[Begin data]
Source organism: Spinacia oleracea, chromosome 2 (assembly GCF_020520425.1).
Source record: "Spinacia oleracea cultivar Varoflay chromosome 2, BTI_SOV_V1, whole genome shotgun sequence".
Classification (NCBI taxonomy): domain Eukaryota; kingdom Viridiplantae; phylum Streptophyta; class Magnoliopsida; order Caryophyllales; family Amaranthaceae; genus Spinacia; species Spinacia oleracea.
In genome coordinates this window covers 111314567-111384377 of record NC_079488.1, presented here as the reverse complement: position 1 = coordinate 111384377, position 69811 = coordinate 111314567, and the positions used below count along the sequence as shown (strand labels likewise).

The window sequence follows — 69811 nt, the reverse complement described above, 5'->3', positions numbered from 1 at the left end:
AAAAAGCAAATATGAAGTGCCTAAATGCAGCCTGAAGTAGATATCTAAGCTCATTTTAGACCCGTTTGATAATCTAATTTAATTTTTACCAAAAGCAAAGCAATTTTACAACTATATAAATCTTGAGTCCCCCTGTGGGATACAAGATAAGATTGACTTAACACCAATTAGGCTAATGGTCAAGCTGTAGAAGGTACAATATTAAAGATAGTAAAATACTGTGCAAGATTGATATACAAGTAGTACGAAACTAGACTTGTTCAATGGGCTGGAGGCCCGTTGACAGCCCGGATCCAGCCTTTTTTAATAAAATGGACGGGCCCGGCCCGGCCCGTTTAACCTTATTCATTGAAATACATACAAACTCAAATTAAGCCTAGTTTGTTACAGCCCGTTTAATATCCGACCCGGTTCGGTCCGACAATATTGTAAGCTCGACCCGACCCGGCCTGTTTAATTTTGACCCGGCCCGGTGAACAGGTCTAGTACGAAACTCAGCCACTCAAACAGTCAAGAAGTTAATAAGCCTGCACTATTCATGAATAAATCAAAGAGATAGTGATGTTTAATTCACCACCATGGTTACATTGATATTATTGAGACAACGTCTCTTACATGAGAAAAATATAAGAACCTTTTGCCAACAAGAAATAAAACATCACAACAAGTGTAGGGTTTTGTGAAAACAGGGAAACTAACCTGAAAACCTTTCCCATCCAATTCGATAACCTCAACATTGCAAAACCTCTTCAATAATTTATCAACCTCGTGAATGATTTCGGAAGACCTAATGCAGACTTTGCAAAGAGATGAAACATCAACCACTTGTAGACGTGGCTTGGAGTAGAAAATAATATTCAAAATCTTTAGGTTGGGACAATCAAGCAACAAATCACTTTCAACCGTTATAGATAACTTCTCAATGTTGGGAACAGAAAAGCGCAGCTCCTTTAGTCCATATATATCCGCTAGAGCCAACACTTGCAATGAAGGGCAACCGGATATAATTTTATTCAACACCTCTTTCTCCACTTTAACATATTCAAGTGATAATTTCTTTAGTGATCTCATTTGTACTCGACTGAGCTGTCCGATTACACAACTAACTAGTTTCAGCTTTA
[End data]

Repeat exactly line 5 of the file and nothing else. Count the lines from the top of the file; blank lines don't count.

The window sequence follows — 69811 nt, the reverse complement described above, 5'->3', positions numbered from 1 at the left end: